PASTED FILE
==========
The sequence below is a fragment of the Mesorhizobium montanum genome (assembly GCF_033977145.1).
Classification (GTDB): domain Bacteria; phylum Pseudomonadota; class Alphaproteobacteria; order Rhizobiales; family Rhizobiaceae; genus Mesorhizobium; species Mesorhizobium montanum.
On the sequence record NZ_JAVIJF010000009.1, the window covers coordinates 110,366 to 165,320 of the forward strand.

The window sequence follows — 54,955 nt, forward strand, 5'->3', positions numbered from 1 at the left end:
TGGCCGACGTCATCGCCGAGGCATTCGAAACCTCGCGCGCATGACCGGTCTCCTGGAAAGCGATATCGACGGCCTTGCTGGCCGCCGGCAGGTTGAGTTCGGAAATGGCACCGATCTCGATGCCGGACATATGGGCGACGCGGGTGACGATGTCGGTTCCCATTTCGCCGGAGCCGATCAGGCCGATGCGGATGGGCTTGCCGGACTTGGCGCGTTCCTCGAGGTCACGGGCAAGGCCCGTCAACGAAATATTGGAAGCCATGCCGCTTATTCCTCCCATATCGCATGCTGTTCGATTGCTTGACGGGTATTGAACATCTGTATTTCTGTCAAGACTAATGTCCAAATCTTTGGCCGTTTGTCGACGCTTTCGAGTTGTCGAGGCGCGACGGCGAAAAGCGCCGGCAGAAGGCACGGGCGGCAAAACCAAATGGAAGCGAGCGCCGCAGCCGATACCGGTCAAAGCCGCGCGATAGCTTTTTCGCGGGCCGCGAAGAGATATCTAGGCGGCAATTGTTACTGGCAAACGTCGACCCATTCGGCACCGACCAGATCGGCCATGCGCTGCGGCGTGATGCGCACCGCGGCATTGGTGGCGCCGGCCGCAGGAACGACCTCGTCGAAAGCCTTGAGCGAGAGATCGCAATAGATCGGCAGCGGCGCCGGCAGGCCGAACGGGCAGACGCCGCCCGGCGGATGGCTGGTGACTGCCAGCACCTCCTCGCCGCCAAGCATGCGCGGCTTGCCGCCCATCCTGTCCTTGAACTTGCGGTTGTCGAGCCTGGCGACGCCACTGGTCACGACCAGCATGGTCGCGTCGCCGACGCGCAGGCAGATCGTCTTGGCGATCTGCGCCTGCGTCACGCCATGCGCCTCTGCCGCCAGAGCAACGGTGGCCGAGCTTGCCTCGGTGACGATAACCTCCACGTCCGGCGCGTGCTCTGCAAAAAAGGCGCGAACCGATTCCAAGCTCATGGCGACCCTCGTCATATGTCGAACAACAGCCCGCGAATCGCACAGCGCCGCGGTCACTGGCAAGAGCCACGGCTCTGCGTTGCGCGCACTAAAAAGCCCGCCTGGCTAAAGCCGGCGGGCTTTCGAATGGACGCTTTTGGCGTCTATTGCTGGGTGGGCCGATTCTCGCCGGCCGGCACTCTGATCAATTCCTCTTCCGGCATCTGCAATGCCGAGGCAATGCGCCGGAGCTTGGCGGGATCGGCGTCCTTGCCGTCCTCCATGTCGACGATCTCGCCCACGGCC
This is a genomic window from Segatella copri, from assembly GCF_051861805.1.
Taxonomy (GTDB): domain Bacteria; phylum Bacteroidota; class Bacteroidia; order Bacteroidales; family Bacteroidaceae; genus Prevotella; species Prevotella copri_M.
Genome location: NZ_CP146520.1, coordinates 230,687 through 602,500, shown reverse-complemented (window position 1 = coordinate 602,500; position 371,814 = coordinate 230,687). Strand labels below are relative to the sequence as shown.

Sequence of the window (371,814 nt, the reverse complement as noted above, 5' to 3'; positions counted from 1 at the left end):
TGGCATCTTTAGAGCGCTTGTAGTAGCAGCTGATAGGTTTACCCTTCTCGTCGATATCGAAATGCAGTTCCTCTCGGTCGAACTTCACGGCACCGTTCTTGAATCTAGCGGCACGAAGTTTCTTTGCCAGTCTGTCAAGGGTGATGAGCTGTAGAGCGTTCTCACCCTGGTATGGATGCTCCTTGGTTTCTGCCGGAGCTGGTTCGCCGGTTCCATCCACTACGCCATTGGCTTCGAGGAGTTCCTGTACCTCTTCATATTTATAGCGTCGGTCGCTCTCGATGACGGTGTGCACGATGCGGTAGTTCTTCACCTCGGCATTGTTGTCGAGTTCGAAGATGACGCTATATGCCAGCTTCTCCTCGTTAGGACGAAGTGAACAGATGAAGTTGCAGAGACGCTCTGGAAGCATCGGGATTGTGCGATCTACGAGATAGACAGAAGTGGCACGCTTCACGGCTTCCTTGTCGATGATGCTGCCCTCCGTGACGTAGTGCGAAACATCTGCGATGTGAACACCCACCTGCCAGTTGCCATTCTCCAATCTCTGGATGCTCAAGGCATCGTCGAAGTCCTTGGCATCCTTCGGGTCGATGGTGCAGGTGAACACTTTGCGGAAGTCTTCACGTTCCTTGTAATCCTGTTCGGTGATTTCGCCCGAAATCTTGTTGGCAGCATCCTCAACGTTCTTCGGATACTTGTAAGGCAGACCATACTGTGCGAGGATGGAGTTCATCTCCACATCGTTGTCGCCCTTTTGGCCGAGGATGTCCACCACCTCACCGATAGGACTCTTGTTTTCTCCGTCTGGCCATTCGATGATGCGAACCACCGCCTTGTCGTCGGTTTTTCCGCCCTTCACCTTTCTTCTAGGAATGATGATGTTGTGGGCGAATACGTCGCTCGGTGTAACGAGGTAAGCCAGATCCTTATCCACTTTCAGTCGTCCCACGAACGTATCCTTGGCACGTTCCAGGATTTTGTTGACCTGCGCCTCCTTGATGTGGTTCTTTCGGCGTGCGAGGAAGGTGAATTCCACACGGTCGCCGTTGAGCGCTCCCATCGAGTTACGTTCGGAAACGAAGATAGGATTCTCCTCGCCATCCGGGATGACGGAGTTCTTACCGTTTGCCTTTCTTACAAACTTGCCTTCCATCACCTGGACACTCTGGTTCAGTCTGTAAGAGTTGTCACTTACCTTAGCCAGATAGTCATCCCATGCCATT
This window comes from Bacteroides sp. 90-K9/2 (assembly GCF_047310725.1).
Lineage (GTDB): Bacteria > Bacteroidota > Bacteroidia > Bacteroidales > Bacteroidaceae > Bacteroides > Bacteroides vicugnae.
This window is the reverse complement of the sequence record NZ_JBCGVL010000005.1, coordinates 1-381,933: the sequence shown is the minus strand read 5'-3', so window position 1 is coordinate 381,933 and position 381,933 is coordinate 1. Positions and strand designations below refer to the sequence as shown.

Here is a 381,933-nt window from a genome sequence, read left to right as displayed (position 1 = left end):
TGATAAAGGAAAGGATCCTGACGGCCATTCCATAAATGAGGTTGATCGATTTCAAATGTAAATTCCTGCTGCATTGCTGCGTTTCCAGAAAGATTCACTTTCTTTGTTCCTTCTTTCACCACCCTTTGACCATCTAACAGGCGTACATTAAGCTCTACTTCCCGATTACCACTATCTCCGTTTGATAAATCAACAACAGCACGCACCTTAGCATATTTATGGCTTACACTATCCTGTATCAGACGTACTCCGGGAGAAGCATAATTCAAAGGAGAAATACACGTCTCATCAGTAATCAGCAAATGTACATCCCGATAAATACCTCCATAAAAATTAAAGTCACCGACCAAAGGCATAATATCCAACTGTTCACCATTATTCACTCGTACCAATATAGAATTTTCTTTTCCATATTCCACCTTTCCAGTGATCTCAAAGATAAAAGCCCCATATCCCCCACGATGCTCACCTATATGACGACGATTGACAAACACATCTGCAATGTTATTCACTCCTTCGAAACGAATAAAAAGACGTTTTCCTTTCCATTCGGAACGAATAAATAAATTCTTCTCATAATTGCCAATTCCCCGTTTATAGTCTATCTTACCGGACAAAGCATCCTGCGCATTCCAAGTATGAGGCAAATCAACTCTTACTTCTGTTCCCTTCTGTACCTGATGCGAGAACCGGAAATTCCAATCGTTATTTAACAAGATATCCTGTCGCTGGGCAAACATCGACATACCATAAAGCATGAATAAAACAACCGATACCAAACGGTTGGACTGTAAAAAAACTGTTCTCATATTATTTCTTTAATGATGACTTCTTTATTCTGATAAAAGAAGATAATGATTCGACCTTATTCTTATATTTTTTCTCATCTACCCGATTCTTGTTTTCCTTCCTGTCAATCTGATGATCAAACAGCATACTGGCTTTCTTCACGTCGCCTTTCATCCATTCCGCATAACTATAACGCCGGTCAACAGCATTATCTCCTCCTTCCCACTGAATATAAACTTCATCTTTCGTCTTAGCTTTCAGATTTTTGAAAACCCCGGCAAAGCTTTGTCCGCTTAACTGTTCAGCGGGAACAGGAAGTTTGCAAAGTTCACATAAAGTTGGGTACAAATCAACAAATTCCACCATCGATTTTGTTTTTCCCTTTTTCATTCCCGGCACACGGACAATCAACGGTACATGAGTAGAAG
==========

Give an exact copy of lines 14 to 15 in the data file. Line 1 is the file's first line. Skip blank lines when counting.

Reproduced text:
Here is a 381,933-nt window from a genome sequence, read left to right as displayed (position 1 = left end):
TGATAAAGGAAAGGATCCTGACGGCCATTCCATAAATGAGGTTGATCGATTTCAAATGTAAATTCCTGCTGCATTGCTGCGTTTCCAGAAAGATTCACTTTCTTTGTTCCTTCTTTCACCACCCTTTGACCATCTAACAGGCGTACATTAAGCTCTACTTCCCGATTACCACTATCTCCGTTTGATAAATCAACAACAGCACGCACCTTAGCATATTTATGGCTTACACTATCCTGTATCAGACGTACTCCGGGAGAAGCATAATTCAAAGGAGAAATACACGTCTCATCAGTAATCAGCAAATGTACATCCCGATAAATACCTCCATAAAAATTAAAGTCACCGACCAAAGGCATAATATCCAACTGTTCACCATTATTCACTCGTACCAATATAGAATTTTCTTTTCCATATTCCACCTTTCCAGTGATCTCAAAGATAAAAGCCCCATATCCCCCACGATGCTCACCTATATGACGACGATTGACAAACACATCTGCAATGTTATTCACTCCTTCGAAACGAATAAAAAGACGTTTTCCTTTCCATTCGGAACGAATAAATAAATTCTTCTCATAATTGCCAATTCCCCGTTTATAGTCTATCTTACCGGACAAAGCATCCTGCGCATTCCAAGTATGAGGCAAATCAACTCTTACTTCTGTTCCCTTCTGTACCTGATGCGAGAACCGGAAATTCCAATCGTTATTTAACAAGATATCCTGTCGCTGGGCAAACATCGACATACCATAAAGCATGAATAAAACAACCGATACCAAACGGTTGGACTGTAAAAAAACTGTTCTCATATTATTTCTTTAATGATGACTTCTTTATTCTGATAAAAGAAGATAATGATTCGACCTTATTCTTATATTTTTTCTCATCTACCCGATTCTTGTTTTCCTTCCTGTCAATCTGATGATCAAACAGCATACTGGCTTTCTTCACGTCGCCTTTCATCCATTCCGCATAACTATAACGCCGGTCAACAGCATTATCTCCTCCTTCCCACTGAATATAAACTTCATCTTTCGTCTTAGCTTTCAGATTTTTGAAAACCCCGGCAAAGCTTTGTCCGCTTAACTGTTCAGCGGGAACAGGAAGTTTGCAAAGTTCACATAAAGTTGGGTACAAATCAACAAATTCCACCATCGATTTTGTTTTTCCCTTTTTCATTCCCGGCACACGGACAATCAACGGTACATGAGTAGAAG